Susan Calman's Mrs. Brightside - a podcast cover design.
In late 2019 I was approached by BBC Studios to produce the artwork for a second series of Susan Calman’s podcast, with the aim of improving upon the existing branding and producing a consistent range of assets to promote the show online. The brief was to reflect the bright and cheerful tone of the podcast through a smiley portrait of Susan herself, surrounded by some of the reoccurring topics from the podcast - things like her cats, being Scottish, Strictly Come Dancing, her wife, and the Crab of Hate (which was also part of her book cover design). Essentially, the idea was to make it look as "Susan" as possible.
With a short turnaround time for the project, I set about working out how to represent the topics of the podcast in a clear and fun way that felt in keeping with Susan's personal brand. Looking at her book covers for Sunny Side Up and Cheer Up Love, which both feature some hand-drawn elements, I decided to branding to the podcast artwork. The colours she uses on both books also influenced the decision to use turquoise and yellow as our key colours.
Sticking with that hand-drawn look as my method and chose a rough crayon brush on Procreate, drawing simple and clear icons of cats, crabs, microphones and glitter balls. Every item on the brief was drawn this way, as well as stars and hearts, leaning into what you might see drawn on a chalkboard or in the margins of a school notebook, doodle-able things. This was the first piece of the artwork that I produced and it was a hit with the client, so it stayed broadly the same throughout the process.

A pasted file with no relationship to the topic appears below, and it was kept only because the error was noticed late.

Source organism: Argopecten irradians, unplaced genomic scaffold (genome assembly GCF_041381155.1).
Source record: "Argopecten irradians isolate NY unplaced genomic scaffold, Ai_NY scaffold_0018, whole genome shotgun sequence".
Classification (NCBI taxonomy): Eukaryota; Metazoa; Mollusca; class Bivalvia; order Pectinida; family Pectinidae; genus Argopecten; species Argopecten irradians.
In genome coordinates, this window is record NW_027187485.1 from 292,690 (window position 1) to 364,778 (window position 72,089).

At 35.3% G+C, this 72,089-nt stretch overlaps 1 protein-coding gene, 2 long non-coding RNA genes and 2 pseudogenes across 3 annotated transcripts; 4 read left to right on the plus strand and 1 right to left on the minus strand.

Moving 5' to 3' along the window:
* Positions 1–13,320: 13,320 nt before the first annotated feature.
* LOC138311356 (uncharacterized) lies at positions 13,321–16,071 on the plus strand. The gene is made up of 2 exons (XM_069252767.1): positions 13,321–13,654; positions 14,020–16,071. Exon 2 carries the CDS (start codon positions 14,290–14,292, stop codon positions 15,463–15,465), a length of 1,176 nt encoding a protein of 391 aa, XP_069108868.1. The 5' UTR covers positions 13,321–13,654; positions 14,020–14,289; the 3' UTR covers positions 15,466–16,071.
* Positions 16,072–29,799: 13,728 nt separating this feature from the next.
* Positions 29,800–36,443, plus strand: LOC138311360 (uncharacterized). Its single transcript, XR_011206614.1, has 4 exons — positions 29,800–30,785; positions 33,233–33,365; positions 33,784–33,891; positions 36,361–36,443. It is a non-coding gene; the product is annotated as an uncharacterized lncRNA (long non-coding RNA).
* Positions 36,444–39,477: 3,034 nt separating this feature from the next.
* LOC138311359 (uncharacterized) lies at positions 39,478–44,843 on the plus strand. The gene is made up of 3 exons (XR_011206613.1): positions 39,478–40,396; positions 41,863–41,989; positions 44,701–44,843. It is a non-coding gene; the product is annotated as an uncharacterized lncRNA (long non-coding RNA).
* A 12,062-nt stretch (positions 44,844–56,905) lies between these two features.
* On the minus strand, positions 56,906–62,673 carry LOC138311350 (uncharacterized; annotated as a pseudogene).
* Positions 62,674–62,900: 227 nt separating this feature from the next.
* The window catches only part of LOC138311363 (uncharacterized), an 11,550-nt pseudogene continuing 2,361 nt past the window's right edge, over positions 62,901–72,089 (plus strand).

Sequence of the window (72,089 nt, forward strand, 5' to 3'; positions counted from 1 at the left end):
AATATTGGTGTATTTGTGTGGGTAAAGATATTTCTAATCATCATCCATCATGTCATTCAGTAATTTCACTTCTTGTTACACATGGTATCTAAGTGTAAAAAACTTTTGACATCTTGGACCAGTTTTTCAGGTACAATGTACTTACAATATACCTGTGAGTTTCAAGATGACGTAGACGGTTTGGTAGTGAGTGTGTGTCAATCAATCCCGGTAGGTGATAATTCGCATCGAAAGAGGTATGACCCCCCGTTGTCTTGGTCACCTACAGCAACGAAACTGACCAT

The show already had a large following ahead of my involvement in the design, and the appeal of Susan Calman herself lead the direction of my artwork. Initially, I was provided with the original cover artwork, featuring an old photograph of Susan, which BBC Studios were happy to keep on using. However, when I got to grips with reproducing the image as an illustration, I found it wasn't the best reference to produce the cheerful, bright likeness of Susan we were aiming for, and we agreed to switch to a better fitting photograph. Once we'd switched, the look of the final artwork came together very quickly. I had used a textured background up till the very final stages, where I also made a variation on a flat background to make sure the little icons around Susan were as clear as possible on a phone screen as well as on desktop.
The additional assets made to promote the show included versions of the artwork without text, as well as a wide social media format. In order to deliver consistent results, I worked across all the sizes of artwork necessary throughout the process, using Photoshop and Indesign alongside Procreate all the way from the rough stage through variations to the final product.
With a fast-paced project such as this, my biggest learning curve came with negotiating several layers of sign-offs with a large production company. This taught me to account for the additional time it takes to receive feedback on variations and amendments, and to process the opinions of a large team in a productive and swift manner.